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Incidence of psychiatric disorder in offspring at high and low risk for depression.

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1
College of Physicians and Surgeons, Columbia University, New York, NY.

Abstract

First onsets (incidence) of suicide attempts and DSM-III psychiatric disorders, including major depression, any anxiety disorder, conduct disorder, or substance abuse were determined in a 2-year longitudinal study of 174 offspring at high and low risk for major depression. All of the suicide attempts, the first onsets of major depression, and anxiety disorders were in offspring of depressed parents. Compared with asymptomatic offspring, offspring with subclinical manifestations of major depression, conduct disorder, and substance abuse at the initial interview were significantly more likely to become incident cases of the same disorder over the next 2 years. Either conduct disorder or substance abuse at initial interview were highly predictive of first onset of each other, but not of any other disorders 2 years later. Family risk factors (such as poor marital adjustment, parent-child discord, low cohesion, and affectionless control) at initial interview were associated with increased incidence of substance abuse, or conduct disorder, but not major depression or anxiety disorder. Combining both retrospective and prospective data, the overall suicide attempt rate was 7.8% in the offspring of depressed parents as compared with 1.4% in the offspring of nondepressed parents. By age 20, over 50% of the offspring of depressed patients reported a major depression.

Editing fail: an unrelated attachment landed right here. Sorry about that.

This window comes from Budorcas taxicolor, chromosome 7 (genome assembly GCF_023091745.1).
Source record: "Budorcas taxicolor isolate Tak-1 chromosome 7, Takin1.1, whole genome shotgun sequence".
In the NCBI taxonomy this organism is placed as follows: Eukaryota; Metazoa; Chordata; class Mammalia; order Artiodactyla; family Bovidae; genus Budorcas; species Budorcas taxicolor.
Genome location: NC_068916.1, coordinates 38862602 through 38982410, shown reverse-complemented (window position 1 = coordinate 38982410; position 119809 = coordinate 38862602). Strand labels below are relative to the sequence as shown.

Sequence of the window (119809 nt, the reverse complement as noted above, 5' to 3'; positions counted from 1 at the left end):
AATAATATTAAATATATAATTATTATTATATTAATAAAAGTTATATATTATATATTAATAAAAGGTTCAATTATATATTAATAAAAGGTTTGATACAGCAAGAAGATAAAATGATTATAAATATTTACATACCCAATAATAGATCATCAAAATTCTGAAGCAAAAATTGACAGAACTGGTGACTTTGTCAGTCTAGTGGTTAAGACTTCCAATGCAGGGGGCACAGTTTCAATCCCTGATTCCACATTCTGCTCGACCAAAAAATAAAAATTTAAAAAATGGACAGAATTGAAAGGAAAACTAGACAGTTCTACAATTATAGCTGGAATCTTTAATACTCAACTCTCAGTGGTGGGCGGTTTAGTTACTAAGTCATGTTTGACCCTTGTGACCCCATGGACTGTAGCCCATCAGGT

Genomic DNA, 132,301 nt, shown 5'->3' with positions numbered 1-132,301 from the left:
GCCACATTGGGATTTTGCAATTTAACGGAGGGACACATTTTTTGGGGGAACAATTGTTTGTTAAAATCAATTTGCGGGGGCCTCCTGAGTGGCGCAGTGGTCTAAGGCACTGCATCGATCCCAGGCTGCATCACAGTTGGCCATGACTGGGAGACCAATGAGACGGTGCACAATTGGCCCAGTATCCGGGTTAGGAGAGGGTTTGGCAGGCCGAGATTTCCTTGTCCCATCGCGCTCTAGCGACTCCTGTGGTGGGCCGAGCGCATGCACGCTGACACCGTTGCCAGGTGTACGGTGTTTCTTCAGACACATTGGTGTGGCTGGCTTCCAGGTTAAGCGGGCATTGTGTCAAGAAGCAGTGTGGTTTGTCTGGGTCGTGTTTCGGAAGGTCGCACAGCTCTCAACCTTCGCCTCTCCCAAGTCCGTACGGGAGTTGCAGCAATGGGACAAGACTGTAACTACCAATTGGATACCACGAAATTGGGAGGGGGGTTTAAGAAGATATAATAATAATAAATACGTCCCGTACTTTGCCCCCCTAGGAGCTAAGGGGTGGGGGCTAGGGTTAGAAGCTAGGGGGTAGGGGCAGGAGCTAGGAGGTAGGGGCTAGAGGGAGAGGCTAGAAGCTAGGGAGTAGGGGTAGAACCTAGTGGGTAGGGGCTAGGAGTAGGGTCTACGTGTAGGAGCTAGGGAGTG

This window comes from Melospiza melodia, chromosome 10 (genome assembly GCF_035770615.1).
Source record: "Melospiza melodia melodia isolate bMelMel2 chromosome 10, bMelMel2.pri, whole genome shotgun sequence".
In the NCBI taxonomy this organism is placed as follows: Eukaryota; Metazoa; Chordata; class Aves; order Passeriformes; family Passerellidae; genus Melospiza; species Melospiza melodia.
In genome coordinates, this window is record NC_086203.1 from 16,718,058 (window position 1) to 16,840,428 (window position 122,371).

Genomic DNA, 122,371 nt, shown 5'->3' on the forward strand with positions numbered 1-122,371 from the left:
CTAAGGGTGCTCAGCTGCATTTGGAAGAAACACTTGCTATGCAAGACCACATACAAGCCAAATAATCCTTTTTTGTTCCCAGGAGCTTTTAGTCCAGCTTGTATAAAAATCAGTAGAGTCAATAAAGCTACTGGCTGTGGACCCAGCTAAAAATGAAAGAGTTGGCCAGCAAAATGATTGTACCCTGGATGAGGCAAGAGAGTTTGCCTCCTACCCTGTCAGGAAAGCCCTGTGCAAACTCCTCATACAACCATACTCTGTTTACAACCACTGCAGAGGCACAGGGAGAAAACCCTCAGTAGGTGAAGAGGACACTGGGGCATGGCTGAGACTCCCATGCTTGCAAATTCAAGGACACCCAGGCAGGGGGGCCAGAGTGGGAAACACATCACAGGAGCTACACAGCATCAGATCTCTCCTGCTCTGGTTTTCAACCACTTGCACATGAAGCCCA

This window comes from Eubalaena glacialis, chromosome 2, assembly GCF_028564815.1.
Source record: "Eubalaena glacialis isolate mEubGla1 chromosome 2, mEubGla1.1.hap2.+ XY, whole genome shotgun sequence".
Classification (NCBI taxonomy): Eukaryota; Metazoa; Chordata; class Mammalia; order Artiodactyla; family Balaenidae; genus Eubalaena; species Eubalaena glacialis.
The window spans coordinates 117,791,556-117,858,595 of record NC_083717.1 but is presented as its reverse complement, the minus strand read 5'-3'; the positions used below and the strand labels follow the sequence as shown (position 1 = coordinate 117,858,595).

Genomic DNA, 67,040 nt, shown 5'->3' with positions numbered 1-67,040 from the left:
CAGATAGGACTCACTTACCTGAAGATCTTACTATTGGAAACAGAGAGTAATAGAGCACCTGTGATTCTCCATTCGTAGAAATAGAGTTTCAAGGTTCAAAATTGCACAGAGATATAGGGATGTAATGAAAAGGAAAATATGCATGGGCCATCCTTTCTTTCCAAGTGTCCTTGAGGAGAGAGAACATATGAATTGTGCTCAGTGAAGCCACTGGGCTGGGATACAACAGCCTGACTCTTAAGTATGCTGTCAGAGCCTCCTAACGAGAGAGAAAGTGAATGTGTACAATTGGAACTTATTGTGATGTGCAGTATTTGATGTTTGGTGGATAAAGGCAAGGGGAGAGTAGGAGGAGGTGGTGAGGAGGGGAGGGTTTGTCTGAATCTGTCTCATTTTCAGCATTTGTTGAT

[Indexed for MEDLINE]

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